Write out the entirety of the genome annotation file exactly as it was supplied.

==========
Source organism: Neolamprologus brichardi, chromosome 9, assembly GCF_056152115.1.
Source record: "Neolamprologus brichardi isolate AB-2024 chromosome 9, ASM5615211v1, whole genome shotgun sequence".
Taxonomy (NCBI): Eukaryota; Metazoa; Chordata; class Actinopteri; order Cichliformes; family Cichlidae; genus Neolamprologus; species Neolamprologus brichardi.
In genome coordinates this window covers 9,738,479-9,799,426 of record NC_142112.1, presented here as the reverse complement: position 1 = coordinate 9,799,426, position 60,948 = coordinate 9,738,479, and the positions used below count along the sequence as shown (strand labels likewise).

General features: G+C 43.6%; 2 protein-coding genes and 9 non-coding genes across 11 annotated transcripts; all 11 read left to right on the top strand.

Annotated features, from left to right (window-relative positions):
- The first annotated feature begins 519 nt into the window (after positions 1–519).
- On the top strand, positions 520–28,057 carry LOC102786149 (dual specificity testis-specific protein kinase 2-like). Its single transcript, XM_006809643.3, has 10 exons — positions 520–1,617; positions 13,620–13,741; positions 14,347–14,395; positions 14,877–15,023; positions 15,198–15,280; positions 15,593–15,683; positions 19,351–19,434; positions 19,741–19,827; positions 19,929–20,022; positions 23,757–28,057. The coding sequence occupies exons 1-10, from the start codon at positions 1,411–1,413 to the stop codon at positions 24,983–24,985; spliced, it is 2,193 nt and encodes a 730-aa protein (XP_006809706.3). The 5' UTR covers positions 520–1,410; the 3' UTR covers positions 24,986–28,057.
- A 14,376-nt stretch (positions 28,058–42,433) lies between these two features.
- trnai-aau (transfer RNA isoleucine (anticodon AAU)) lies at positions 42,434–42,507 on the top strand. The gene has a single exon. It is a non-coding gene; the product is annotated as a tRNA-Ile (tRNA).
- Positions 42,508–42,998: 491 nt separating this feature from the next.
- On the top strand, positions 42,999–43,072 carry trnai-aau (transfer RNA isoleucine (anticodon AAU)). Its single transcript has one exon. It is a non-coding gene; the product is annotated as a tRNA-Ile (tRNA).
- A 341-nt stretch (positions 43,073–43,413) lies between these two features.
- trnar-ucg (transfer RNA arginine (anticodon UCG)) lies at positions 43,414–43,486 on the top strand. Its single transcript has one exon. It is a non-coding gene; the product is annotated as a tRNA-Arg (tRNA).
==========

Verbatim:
Source organism: Neolamprologus brichardi, chromosome 9, assembly GCF_056152115.1.
Source record: "Neolamprologus brichardi isolate AB-2024 chromosome 9, ASM5615211v1, whole genome shotgun sequence".
Taxonomy (NCBI): Eukaryota; Metazoa; Chordata; class Actinopteri; order Cichliformes; family Cichlidae; genus Neolamprologus; species Neolamprologus brichardi.
In genome coordinates this window covers 9,738,479-9,799,426 of record NC_142112.1, presented here as the reverse complement: position 1 = coordinate 9,799,426, position 60,948 = coordinate 9,738,479, and the positions used below count along the sequence as shown (strand labels likewise).

General features: G+C 43.6%; 2 protein-coding genes and 9 non-coding genes across 11 annotated transcripts; all 11 read left to right on the top strand.

Annotated features, from left to right (window-relative positions):
- The first annotated feature begins 519 nt into the window (after positions 1–519).
- On the top strand, positions 520–28,057 carry LOC102786149 (dual specificity testis-specific protein kinase 2-like). Its single transcript, XM_006809643.3, has 10 exons — positions 520–1,617; positions 13,620–13,741; positions 14,347–14,395; positions 14,877–15,023; positions 15,198–15,280; positions 15,593–15,683; positions 19,351–19,434; positions 19,741–19,827; positions 19,929–20,022; positions 23,757–28,057. The coding sequence occupies exons 1-10, from the start codon at positions 1,411–1,413 to the stop codon at positions 24,983–24,985; spliced, it is 2,193 nt and encodes a 730-aa protein (XP_006809706.3). The 5' UTR covers positions 520–1,410; the 3' UTR covers positions 24,986–28,057.
- A 14,376-nt stretch (positions 28,058–42,433) lies between these two features.
- trnai-aau (transfer RNA isoleucine (anticodon AAU)) lies at positions 42,434–42,507 on the top strand. The gene has a single exon. It is a non-coding gene; the product is annotated as a tRNA-Ile (tRNA).
- Positions 42,508–42,998: 491 nt separating this feature from the next.
- On the top strand, positions 42,999–43,072 carry trnai-aau (transfer RNA isoleucine (anticodon AAU)). Its single transcript has one exon. It is a non-coding gene; the product is annotated as a tRNA-Ile (tRNA).
- A 341-nt stretch (positions 43,073–43,413) lies between these two features.
- trnar-ucg (transfer RNA arginine (anticodon UCG)) lies at positions 43,414–43,486 on the top strand. Its single transcript has one exon. It is a non-coding gene; the product is annotated as a tRNA-Arg (tRNA).